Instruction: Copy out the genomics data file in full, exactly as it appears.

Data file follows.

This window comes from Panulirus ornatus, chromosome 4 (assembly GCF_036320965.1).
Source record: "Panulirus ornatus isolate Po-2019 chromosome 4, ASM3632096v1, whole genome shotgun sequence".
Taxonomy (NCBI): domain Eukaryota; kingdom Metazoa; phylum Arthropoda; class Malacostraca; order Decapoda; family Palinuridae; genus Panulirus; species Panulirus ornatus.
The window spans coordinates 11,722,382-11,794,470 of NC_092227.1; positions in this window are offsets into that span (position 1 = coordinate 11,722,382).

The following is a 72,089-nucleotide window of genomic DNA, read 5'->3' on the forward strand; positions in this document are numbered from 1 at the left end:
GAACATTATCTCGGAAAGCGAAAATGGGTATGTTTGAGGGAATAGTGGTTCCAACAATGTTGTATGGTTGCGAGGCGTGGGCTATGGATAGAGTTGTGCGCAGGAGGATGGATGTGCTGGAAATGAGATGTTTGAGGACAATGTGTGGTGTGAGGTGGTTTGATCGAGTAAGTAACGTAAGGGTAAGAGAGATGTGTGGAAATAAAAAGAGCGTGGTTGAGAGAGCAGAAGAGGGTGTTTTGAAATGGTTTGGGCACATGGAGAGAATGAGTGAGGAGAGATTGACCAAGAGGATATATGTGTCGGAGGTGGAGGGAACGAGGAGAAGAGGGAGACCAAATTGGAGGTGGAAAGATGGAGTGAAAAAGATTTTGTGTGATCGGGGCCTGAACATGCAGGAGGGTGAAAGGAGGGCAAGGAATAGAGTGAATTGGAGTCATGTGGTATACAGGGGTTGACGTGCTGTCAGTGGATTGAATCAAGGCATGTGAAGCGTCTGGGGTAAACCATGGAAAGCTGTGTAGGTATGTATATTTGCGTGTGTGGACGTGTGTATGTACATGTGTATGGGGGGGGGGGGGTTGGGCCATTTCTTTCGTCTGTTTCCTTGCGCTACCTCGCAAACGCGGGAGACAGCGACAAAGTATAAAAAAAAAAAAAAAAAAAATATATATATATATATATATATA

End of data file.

This window comes from Panulirus ornatus, chromosome 4 (assembly GCF_036320965.1).
Source record: "Panulirus ornatus isolate Po-2019 chromosome 4, ASM3632096v1, whole genome shotgun sequence".
Taxonomy (NCBI): domain Eukaryota; kingdom Metazoa; phylum Arthropoda; class Malacostraca; order Decapoda; family Palinuridae; genus Panulirus; species Panulirus ornatus.
The window spans coordinates 11,722,382-11,794,470 of NC_092227.1; positions in this window are offsets into that span (position 1 = coordinate 11,722,382).

The following is a 72,089-nucleotide window of genomic DNA, read 5'->3' on the forward strand; positions in this document are numbered from 1 at the left end:
GAACATTATCTCGGAAAGCGAAAATGGGTATGTTTGAGGGAATAGTGGTTCCAACAATGTTGTATGGTTGCGAGGCGTGGGCTATGGATAGAGTTGTGCGCAGGAGGATGGATGTGCTGGAAATGAGATGTTTGAGGACAATGTGTGGTGTGAGGTGGTTTGATCGAGTAAGTAACGTAAGGGTAAGAGAGATGTGTGGAAATAAAAAGAGCGTGGTTGAGAGAGCAGAAGAGGGTGTTTTGAAATGGTTTGGGCACATGGAGAGAATGAGTGAGGAGAGATTGACCAAGAGGATATATGTGTCGGAGGTGGAGGGAACGAGGAGAAGAGGGAGACCAAATTGGAGGTGGAAAGATGGAGTGAAAAAGATTTTGTGTGATCGGGGCCTGAACATGCAGGAGGGTGAAAGGAGGGCAAGGAATAGAGTGAATTGGAGTCATGTGGTATACAGGGGTTGACGTGCTGTCAGTGGATTGAATCAAGGCATGTGAAGCGTCTGGGGTAAACCATGGAAAGCTGTGTAGGTATGTATATTTGCGTGTGTGGACGTGTGTATGTACATGTGTATGGGGGGGGGGGGGTTGGGCCATTTCTTTCGTCTGTTTCCTTGCGCTACCTCGCAAACGCGGGAGACAGCGACAAAGTATAAAAAAAAAAAAAAAAAAAATATATATATATATATATATATA